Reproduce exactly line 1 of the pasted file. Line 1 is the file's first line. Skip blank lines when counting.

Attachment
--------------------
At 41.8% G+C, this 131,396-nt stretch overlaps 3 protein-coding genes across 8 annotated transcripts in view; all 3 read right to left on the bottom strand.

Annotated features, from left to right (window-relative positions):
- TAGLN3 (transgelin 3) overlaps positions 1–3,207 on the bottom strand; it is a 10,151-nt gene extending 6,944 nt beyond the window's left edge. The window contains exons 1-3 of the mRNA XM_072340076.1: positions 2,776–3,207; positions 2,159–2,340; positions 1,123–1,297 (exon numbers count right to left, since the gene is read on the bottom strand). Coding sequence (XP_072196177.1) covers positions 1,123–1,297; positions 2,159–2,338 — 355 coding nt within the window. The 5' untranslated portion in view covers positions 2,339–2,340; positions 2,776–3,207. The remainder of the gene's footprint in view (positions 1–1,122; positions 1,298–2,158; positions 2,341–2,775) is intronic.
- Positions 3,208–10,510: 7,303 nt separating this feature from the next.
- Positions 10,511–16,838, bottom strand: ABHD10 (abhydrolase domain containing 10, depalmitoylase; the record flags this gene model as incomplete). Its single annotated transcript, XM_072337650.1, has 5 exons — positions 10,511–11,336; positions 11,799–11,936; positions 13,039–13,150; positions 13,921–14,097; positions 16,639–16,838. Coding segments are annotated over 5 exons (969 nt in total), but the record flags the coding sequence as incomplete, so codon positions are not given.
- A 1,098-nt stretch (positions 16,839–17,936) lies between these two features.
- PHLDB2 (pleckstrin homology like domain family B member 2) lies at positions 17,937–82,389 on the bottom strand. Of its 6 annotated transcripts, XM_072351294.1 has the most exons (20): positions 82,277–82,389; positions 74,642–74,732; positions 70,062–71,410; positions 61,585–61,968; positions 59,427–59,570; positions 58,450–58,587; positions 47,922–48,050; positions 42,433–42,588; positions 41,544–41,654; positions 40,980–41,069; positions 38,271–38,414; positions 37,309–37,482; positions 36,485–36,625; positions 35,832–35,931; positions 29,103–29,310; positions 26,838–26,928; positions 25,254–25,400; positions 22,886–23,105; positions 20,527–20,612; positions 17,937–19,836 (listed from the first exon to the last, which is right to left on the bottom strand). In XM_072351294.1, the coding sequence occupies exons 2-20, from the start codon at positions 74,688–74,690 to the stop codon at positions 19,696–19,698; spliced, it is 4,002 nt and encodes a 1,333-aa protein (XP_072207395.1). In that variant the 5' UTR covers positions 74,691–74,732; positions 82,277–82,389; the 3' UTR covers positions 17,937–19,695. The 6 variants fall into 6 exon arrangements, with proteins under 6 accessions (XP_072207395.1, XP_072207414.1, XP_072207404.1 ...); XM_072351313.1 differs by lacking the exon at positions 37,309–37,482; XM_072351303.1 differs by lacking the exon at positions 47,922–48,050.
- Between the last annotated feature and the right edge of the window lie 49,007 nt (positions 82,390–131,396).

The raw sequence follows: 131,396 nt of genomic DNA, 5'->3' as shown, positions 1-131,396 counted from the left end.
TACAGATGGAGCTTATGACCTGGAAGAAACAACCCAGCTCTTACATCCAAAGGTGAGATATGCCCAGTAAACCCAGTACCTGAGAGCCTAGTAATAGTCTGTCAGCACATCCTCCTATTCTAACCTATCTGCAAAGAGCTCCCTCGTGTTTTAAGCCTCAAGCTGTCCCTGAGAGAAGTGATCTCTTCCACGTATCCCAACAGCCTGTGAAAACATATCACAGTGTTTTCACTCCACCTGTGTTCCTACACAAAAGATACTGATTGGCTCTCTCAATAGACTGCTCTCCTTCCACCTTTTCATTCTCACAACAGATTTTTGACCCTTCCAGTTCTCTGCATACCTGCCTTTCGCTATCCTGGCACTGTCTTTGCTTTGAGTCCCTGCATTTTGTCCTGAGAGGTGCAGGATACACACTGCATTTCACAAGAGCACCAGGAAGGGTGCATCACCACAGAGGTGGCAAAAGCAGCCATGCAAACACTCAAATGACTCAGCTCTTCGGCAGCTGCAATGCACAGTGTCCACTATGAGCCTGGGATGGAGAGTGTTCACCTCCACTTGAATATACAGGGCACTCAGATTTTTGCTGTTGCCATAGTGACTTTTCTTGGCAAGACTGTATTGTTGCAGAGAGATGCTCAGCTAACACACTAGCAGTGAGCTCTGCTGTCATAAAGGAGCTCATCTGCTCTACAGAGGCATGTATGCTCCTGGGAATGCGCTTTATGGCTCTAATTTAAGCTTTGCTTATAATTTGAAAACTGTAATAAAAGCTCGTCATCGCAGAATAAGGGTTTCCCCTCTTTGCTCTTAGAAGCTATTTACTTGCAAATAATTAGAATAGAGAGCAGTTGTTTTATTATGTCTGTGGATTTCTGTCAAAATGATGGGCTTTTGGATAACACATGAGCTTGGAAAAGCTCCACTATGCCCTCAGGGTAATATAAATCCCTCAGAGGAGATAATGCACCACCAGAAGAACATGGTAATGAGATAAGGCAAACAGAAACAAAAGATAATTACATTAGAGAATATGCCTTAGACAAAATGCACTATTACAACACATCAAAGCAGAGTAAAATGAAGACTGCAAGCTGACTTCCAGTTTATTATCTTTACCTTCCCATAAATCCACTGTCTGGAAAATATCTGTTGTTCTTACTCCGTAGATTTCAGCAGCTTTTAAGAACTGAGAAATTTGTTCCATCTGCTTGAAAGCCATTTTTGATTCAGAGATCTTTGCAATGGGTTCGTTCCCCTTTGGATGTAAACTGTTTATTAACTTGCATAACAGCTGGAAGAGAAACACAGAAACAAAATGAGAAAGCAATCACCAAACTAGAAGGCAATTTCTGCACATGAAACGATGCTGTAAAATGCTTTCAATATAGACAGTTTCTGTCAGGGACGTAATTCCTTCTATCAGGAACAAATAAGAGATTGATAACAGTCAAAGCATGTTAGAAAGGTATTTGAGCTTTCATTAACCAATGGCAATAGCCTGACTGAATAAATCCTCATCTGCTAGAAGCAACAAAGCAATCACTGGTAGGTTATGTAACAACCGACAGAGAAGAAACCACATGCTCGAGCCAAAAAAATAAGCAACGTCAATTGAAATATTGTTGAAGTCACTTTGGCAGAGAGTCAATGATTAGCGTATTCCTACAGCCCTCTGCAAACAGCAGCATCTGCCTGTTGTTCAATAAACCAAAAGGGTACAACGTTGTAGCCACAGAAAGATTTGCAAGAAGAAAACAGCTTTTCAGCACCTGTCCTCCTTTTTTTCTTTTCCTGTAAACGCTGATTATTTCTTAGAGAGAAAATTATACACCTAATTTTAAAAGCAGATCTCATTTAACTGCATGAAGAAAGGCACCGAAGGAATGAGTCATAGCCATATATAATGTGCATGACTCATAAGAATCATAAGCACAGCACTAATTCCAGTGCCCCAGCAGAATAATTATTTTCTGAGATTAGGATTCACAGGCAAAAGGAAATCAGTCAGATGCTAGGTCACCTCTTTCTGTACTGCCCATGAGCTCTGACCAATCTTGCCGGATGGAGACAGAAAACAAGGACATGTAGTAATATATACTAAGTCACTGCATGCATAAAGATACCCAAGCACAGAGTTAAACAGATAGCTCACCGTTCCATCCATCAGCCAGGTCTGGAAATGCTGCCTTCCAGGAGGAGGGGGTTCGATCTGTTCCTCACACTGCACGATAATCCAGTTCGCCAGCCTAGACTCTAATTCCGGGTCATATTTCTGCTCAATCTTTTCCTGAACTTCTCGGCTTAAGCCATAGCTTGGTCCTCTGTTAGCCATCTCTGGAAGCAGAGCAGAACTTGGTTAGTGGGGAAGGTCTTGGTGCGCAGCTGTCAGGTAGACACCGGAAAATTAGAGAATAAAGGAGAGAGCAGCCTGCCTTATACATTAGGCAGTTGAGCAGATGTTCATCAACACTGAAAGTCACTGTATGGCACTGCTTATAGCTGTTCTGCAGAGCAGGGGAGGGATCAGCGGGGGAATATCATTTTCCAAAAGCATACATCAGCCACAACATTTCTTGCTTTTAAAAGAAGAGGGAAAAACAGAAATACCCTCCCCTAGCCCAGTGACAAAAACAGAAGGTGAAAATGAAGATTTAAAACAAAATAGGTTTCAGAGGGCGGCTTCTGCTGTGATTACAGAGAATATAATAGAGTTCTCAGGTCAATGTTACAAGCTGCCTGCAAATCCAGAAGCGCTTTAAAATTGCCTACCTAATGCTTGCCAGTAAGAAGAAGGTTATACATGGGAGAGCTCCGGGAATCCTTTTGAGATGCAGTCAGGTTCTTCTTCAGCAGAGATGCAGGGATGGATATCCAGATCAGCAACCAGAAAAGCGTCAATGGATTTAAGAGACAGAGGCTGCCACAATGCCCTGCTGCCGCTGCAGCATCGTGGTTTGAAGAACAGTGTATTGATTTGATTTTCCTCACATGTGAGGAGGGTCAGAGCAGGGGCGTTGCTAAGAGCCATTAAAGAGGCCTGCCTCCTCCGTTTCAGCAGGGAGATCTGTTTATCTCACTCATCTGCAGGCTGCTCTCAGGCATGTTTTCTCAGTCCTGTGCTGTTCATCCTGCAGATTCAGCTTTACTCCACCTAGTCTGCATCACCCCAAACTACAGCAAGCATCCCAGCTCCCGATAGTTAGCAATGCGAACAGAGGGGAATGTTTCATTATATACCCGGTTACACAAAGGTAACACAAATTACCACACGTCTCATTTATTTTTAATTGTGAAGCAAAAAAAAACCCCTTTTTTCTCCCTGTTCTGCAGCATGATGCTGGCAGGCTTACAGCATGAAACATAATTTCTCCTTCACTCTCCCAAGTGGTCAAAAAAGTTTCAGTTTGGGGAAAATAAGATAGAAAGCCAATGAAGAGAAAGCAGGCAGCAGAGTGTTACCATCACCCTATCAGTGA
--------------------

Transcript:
At 41.8% G+C, this 131,396-nt stretch overlaps 3 protein-coding genes across 8 annotated transcripts in view; all 3 read right to left on the bottom strand.